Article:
Critical Context

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In early 1912, Lawrence, not yet twenty-seven and already a writer of great promise, went to the home of Ernest Weekly, his former languages tutor at Nottingham University. He was hoping for Weekly’s advice about his career but while there met the professor’s wife, Frieda, the daughter of Baron von Richthofen, the German aristocrat and soldier. In what became a cause celebre, Frieda left her husband and three children for Lawrence, journeyed with him to the Continent, and was married to him after receiving her divorce in July, 1914. Edwardian sensibilities were offended by their conduct, and many who probably never would have read Lawrence’s works took it as a sacred mission to forestall their publication and rigorously enforce censorship laws in order to modify them.

Critics have discerned elements of this affair in Lawrence’s novels The Rainbow (1915) and Women in Love (1920), and it is certain that the restless existence of his life from 1912 to its end in 1930, not to mention the equivocal feeling he had for England, stemmed from this experience. Victorians and Edwardians perceived a freer moral climate in what they called “the South,” referring generally to the Mediterranean basin but specifically to Italy; by journeying to Italy, Lawrence added his name to a long list of talented but discontented artists who sought relief there.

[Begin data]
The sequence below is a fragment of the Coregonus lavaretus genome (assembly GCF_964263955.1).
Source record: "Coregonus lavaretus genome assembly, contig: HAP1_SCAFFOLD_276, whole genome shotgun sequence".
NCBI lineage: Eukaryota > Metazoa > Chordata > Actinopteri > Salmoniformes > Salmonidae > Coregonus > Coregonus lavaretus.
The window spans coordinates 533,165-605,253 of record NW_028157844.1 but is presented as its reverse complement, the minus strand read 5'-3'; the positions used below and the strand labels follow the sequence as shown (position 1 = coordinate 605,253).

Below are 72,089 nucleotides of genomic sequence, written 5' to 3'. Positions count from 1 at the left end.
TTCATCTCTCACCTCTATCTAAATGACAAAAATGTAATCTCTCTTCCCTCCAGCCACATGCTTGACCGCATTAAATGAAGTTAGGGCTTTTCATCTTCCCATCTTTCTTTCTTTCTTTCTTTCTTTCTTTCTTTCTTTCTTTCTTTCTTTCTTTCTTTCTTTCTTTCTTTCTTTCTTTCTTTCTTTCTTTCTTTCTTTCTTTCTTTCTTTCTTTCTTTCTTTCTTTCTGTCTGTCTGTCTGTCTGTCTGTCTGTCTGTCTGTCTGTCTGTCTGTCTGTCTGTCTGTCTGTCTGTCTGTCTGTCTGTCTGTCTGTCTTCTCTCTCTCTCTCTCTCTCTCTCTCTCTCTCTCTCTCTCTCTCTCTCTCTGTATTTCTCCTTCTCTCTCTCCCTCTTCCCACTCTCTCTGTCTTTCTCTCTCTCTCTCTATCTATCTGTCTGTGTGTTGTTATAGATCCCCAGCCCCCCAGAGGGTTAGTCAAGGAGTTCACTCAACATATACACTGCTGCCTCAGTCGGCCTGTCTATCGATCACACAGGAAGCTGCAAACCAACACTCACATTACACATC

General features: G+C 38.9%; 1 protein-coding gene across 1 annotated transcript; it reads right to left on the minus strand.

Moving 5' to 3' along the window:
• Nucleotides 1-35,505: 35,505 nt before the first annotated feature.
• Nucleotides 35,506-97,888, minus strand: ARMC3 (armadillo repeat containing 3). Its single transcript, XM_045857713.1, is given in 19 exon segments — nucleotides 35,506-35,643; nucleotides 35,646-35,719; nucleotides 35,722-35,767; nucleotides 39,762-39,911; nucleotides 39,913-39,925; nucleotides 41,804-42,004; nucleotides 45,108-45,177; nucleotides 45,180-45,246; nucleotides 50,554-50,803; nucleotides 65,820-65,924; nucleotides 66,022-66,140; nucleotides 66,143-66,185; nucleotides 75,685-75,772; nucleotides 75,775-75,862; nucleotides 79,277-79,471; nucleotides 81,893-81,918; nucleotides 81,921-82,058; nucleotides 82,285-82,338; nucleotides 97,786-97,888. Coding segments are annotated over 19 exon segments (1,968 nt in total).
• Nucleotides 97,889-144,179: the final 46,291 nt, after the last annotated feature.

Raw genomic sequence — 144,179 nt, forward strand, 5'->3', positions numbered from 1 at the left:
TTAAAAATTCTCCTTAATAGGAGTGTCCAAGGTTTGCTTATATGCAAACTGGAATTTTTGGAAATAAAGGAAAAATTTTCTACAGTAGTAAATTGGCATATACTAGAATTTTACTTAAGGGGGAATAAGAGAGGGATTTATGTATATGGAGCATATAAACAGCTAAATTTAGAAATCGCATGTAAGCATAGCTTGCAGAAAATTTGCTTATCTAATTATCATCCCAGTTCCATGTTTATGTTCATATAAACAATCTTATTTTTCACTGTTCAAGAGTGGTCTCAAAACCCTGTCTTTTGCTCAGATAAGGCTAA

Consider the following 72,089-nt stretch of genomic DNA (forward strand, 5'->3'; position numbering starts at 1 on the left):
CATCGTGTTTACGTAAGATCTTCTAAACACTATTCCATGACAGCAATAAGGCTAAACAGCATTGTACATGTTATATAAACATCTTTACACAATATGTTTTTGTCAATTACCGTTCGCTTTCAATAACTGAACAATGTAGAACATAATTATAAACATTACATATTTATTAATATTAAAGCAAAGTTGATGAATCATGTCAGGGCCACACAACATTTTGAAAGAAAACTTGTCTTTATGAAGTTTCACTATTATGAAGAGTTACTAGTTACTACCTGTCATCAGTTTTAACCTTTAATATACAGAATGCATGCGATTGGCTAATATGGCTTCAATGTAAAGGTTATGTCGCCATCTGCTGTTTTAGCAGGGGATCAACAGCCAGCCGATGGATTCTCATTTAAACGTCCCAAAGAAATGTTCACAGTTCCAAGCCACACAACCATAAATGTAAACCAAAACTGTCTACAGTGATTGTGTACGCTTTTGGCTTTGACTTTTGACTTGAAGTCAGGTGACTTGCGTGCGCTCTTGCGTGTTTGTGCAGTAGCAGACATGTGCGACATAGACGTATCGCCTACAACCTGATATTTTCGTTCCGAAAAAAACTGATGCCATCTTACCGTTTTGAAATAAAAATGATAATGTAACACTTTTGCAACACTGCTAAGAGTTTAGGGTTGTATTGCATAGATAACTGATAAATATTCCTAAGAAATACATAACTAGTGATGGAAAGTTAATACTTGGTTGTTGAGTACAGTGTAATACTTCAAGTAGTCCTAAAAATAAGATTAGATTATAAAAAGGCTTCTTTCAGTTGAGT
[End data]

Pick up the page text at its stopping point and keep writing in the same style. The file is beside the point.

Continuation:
Still, Lawrence found no peace in Italy, as anyone who reads his Italian travel books can see. If anything, he becomes more restless and ill at ease during the years between Twilight in Italy and Sea and Sardinia; the series of small unhappy experiences which fill his trip to Sardinia are but one indication of the psychological and physical malaise he felt at the time. Readers who come to his third travel book, Etruscan Places, without first reading Mornings in Mexico might well have the impression that Lawrence had limited his search for happiness to Italy, but such was not the case. He and Frieda never moved to Sardinia, but they did spend two years after the final publication of Sea and Sardinia in both Mexico and New Mexico. For a time, Lawrence was seriously considering a kind of utopian community near the town of Taos, New Mexico; indeed, a modern artists’ colony continues to thrive there.

Sea and Sardinia is not important as a romantic travel book, and it is certainly not a tourist’s guide to the island. It does, often with disarming candor, describe the pathetic and tragic condition of Lawrence in his final years. It also sets forth his philosophical perspective, frankly and with all the inconsistencies which characterized the man himself.

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